Friday, 27 May 2011

learning to move backwards: turning dirt into soil

the option to rototill the area for the Chinese Market Garden was vetoed on the premise that it didn't jive with our philosophy and relationship with the land.  so, as stated in the previous post, this meant 10 bodies were engaged in the manual labor of cultivating the measured area.  several construction workers in florescent vests offered to "bring in my machine for you", and couldn't comprehend why 3 women would choose to do this by hand (or foot as the case was).

so today, my chore was to incorporate the mushroom manure which had been laid on top of the turned earth.  as a solo meditation with the pitchfork, i was struggling as to how to accomplish turning the soil without leaving my bootprints on the packed earth.  when i was finishing the last 4 feet Andrew Riseman stopped by and offered words of wisdom: "why don't you go backwards?"  duh.  of course.  covering my steps with fluffy forkfulls of manure definitely did the trick.  sigh.  the garden teaches us in mysterious ways.  i love that my right leg and scapula/trapezius/ and breath have intimately learned the stories of the earth i turned.

so many beautiful perennial edibles are making their presence known:  rhubarb, asparagus, blueberries, figs (and my first ladybug of the season!)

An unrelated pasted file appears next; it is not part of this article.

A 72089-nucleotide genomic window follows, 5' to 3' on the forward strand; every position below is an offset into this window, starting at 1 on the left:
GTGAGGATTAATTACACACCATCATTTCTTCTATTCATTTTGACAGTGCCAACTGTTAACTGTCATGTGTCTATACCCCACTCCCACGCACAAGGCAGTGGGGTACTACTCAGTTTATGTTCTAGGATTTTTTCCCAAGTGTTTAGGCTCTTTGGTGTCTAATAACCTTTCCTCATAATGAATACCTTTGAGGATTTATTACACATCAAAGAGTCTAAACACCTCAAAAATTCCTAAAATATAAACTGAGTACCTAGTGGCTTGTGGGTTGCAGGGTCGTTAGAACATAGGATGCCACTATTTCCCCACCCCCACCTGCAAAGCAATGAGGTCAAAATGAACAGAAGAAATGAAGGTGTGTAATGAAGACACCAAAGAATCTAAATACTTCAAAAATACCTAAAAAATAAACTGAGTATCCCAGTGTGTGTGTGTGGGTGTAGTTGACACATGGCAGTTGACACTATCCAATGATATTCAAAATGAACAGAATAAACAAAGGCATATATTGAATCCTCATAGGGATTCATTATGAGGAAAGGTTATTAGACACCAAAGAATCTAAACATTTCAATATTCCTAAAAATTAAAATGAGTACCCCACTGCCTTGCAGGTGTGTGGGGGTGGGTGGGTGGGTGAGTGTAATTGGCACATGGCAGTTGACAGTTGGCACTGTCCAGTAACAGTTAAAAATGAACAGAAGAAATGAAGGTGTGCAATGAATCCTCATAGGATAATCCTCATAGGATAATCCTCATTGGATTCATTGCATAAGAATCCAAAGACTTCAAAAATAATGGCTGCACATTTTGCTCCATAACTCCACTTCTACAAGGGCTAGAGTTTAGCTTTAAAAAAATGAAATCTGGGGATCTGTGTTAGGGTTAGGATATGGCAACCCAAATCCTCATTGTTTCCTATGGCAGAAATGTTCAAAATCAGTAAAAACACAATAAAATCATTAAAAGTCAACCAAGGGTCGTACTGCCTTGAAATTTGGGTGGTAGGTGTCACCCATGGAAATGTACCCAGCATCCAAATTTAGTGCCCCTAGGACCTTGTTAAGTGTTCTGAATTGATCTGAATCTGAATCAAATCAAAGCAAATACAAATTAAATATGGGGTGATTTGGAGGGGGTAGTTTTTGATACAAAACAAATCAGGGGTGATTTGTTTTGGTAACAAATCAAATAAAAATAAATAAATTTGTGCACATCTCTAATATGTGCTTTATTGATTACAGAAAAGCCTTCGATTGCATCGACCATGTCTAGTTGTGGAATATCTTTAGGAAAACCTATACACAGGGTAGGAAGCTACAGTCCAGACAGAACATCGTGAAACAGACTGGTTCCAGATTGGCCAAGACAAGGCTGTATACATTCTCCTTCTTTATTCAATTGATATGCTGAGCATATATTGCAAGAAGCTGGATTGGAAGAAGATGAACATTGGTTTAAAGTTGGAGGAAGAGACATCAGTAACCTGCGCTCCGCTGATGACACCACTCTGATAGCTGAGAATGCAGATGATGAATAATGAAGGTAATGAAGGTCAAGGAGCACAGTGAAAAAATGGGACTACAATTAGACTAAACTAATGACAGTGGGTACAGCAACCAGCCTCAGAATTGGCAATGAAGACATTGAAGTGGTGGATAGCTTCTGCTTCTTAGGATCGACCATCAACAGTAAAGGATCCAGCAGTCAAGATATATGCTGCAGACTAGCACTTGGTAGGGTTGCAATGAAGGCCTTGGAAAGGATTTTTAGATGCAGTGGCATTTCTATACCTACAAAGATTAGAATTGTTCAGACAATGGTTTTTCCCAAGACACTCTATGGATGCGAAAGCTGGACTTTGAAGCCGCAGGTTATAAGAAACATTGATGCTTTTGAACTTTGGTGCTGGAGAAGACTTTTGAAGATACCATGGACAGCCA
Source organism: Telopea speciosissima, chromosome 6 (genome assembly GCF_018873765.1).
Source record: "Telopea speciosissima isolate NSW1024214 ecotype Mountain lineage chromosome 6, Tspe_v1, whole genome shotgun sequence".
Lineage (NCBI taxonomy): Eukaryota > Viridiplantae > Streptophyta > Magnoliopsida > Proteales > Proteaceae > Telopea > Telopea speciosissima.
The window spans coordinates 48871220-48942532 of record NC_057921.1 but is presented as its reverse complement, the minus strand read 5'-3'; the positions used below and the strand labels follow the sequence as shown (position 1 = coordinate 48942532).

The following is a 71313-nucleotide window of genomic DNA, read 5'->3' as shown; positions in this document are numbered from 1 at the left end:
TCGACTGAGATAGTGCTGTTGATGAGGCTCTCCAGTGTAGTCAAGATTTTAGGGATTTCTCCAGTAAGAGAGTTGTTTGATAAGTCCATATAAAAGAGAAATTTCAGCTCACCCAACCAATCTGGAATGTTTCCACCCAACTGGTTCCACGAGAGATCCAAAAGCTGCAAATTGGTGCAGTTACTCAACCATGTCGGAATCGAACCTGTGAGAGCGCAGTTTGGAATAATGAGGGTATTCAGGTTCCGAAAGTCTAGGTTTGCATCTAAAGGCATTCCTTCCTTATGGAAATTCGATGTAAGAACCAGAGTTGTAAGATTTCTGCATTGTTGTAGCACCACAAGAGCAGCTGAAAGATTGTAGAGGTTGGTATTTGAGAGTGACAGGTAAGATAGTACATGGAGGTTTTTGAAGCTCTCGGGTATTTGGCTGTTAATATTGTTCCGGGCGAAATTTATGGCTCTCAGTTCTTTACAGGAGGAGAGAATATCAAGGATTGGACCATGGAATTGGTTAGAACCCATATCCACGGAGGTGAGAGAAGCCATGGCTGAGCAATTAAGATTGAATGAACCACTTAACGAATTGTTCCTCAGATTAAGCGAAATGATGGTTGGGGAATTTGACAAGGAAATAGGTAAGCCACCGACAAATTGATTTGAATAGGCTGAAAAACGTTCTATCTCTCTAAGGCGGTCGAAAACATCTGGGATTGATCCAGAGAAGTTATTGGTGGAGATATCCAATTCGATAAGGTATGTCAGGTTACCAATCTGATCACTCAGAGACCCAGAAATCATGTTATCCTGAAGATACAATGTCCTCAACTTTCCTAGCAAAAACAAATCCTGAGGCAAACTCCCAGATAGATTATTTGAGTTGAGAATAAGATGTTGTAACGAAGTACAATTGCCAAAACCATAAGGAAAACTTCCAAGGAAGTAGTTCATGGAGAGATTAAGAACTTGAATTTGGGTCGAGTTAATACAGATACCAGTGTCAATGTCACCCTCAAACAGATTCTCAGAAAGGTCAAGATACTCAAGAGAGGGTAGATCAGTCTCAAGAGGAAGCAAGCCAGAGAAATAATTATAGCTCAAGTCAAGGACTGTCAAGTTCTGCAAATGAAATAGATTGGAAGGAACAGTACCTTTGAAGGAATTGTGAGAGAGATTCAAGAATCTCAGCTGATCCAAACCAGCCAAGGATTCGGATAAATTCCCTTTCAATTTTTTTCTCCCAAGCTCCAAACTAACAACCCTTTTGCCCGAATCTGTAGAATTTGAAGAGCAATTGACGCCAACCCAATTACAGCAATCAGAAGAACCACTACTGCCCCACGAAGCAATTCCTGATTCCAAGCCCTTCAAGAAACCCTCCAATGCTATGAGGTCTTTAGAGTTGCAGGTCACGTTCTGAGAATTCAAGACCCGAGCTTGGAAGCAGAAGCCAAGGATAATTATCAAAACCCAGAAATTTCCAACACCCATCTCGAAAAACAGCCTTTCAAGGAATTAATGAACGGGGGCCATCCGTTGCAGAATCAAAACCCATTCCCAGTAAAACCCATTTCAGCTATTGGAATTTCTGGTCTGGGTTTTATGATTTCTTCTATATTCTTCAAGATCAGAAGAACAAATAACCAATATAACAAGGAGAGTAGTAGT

are these edible?



  1. Djamila, it's interesting to think about moving backwards from a dancer's point of view too. I remember a number of modern dance improv classes where we'd get 25 people moving backwards at high speed around the studio and NOT bumping into one another. It involved using all our senses rather than letting sight predominate. Even without looking back over your shoulder, you could tell where people were by the sound of their footsteps and breath, the muting of ambient sounds when someone came near, and the feeling of heat from nearby bodies.

  2. PS: Do we have a fig tree?

  3. Yes, I do love the connection between modern dance and moving backwards. Also beautiful to think of the back of our bodies as the receiving hemisphere in yoga and also in Traditional Chinese Medicine. So much to learn from what's behind us...

    Susan- we do have a small fig tree on the southern perimeter. There are some really beautiful small perennials and emerging trees that I just discovered- they were swamped in weeds earlier this season.